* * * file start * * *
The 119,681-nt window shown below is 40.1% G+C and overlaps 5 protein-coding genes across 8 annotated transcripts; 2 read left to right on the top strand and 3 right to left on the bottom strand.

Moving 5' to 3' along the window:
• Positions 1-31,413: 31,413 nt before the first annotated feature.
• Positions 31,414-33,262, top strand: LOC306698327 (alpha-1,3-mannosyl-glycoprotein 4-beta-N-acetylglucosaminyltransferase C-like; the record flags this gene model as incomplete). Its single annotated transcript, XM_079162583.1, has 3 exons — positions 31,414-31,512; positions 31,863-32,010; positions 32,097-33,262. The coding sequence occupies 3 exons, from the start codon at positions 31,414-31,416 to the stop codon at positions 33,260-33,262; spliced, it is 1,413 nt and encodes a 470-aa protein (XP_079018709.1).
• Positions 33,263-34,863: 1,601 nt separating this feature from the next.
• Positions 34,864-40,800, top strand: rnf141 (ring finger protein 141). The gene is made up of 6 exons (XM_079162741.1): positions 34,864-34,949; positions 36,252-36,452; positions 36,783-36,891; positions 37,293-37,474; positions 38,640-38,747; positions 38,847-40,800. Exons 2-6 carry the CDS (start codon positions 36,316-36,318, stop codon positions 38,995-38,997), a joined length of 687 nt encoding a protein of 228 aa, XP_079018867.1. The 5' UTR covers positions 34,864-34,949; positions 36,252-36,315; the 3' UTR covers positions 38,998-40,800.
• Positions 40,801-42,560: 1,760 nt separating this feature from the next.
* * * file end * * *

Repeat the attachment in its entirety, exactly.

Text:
The 119,681-nt window shown below is 40.1% G+C and overlaps 5 protein-coding genes across 8 annotated transcripts; 2 read left to right on the top strand and 3 right to left on the bottom strand.

Moving 5' to 3' along the window:
• Positions 1-31,413: 31,413 nt before the first annotated feature.
• Positions 31,414-33,262, top strand: LOC306698327 (alpha-1,3-mannosyl-glycoprotein 4-beta-N-acetylglucosaminyltransferase C-like; the record flags this gene model as incomplete). Its single annotated transcript, XM_079162583.1, has 3 exons — positions 31,414-31,512; positions 31,863-32,010; positions 32,097-33,262. The coding sequence occupies 3 exons, from the start codon at positions 31,414-31,416 to the stop codon at positions 33,260-33,262; spliced, it is 1,413 nt and encodes a 470-aa protein (XP_079018709.1).
• Positions 33,263-34,863: 1,601 nt separating this feature from the next.
• Positions 34,864-40,800, top strand: rnf141 (ring finger protein 141). The gene is made up of 6 exons (XM_079162741.1): positions 34,864-34,949; positions 36,252-36,452; positions 36,783-36,891; positions 37,293-37,474; positions 38,640-38,747; positions 38,847-40,800. Exons 2-6 carry the CDS (start codon positions 36,316-36,318, stop codon positions 38,995-38,997), a joined length of 687 nt encoding a protein of 228 aa, XP_079018867.1. The 5' UTR covers positions 34,864-34,949; positions 36,252-36,315; the 3' UTR covers positions 38,998-40,800.
• Positions 40,801-42,560: 1,760 nt separating this feature from the next.